Oppenheimer (4K UHD Blu-ray Review)

There were two movies people REALLY wanted to see this past summer, and they came out on the same day. Barbie did the bigger overall business, but it may be Oppenheimer that was much more surprising and impressive considering the kinds of movies we think aren’t worth putting in theaters anymore. Almost clearing a billion dollars and being the hottest IMAX ticket in town, Oppenheimer is finally yours to own. The Christopher Nolan masterstroke released on November 21st and features a good handful of bonus features. You can order a copy by using the paid Amazon Associates link that follows the review below.



During World War II, Lt. Gen. Leslie Groves Jr. appoints physicist J. Robert Oppenheimer to work on the top-secret Manhattan Project. Oppenheimer and a team of scientists spend years developing and designing the atomic bomb. Their work comes to fruition on July 16, 1945, as they witness the world’s first nuclear explosion, forever changing the course of history.

I recently reviewed the 4K Ultra-HD Blu-ray for James Cameron’s Titanic. And revisiting that work, I can’t help but see a similarity in an uncompromised vision and holding on to a notable vision and integrity in storytelling when doing a historical film. Beyond being a biopic on J. Robert Oppenheimer, this is a Christopher Nolan film through and through. From his distinct visual eye to the editing, scoring and non-linear storytelling he incorporates. You may not be a history buff, you may know nothing of what the events being portrayed in the film, but you are about to see just a damn fine film and an incredibly engaging piece of entertainment.

Nolan employs his non-linear tactics here in a bit of duality that becomes more apparent as the film hits a climax. You first believe you are seeing merely past and future as deployed by black and white photography versus color. Later, you come a startling twist of it being that of duality. Of two men’s journey of having things taken from them on the grandest, most public scale. Of living with the horrors of realizing the world is more haunting than your own ambitions. It’s here where your brain also realizes what genius Nolan has here in giving the film much more than just showing history and telling us a moment in time of a key figure in one of the most horrific events ever to happen on the globe called Earth.

While Nolan has staged this together brilliantly, its this large and dynamite cast that brings it to life. Robert Downey Jr. clearly is already having his name etched on some trophies for his supporting turn. And its so refreshing to see the actor I grew up calling one of my favorites back giving career best work again. Cillian Murphy is probably being overshadowed a lot by the others in here, but he is also absolutely tremendous as he carries damn near every frame. Emily Blunt is just as good as the rest in a challenging role of swings and restraint. She commands the screen and captivates in ways she has before and then some new. I could make a laundry list of everyone here (Yup, Josh Hartnett is great and I love the acting career Benny Safdie is crafting for himself), but this movie is a parade of one after another recognizable faces entering the frame, giving some of their best performances and then leaving. If you had asked the question “What director does most everyone in Hollywood want to work with right now?”, Oppenheimer is the movie that answers it.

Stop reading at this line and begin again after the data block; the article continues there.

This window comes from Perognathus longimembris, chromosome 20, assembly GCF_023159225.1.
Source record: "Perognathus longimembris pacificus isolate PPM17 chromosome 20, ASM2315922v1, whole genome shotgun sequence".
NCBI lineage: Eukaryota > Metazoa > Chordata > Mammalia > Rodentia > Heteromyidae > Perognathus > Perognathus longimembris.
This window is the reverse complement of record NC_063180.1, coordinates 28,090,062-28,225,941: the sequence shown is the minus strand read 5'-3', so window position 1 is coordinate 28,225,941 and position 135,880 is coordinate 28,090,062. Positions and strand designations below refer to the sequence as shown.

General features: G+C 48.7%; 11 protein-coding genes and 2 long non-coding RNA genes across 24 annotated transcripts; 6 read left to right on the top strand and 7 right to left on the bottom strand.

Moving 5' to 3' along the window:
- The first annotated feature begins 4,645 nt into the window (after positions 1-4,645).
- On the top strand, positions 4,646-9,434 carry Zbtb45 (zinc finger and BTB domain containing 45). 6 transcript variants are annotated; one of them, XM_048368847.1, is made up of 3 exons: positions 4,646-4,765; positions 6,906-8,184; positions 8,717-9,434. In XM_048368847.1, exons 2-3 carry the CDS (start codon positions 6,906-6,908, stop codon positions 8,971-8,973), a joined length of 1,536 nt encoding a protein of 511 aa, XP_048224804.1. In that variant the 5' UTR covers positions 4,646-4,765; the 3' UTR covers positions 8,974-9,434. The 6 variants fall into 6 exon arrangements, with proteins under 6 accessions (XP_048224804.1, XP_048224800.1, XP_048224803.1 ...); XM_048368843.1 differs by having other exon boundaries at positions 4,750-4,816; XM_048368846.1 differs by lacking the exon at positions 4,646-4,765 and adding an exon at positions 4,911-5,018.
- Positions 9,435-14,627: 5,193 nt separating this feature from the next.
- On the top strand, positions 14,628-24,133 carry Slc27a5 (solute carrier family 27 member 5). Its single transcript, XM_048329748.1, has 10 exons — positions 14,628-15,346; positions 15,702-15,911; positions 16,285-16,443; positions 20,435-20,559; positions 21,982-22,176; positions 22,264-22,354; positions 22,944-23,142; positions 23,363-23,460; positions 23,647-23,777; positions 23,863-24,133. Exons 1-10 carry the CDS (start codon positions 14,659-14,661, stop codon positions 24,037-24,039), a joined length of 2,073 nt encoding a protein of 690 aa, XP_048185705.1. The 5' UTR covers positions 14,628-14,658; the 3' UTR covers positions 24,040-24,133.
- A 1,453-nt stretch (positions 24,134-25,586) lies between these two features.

Oppenheimer is a movie that you already had predetermined it to be pretty damn good, but when seeing it, you recognize that its really damn good. Which is hard to do with such grand expectations. Nolan crafting something that wound up a phenomenon too, as the movie made almost a billion dollars. That means it connected and was liked by loads and loads of people. Yes, there was a social media thing, but that could’ve been over in an opening weekend. Christopher Nolan continues to be a man who believes in the power of the theatrical experience and continues to put his money where his mouth is and absolutely delivering!


Disclaimer: Screen captures used in the review are from promotional images supplied by the studio, not the 4K UHD Blu-ray disc.

Encoding: HEVC / H.265

Resolution: 4K (2160p)

Aspect Ratio: 2.20:1, 1.78:1

Layers: BD-100

Clarity/Detail: To the surprise of no one, Oppenheimer presents itself in pristine quality with its 4K Ultra-HD Blu-ray debut. If you’ve seen other Nolan films like Interstellar, Dunkirk or Tenet on the format, then that’s where you can set your expectations. There’s smashing amount of depth on display with a concise color palette against beautiful blacks. There is photo realistic detail and texture at every turn. There is no doubt about this being one of the best looking movies on the format, new or old, this year.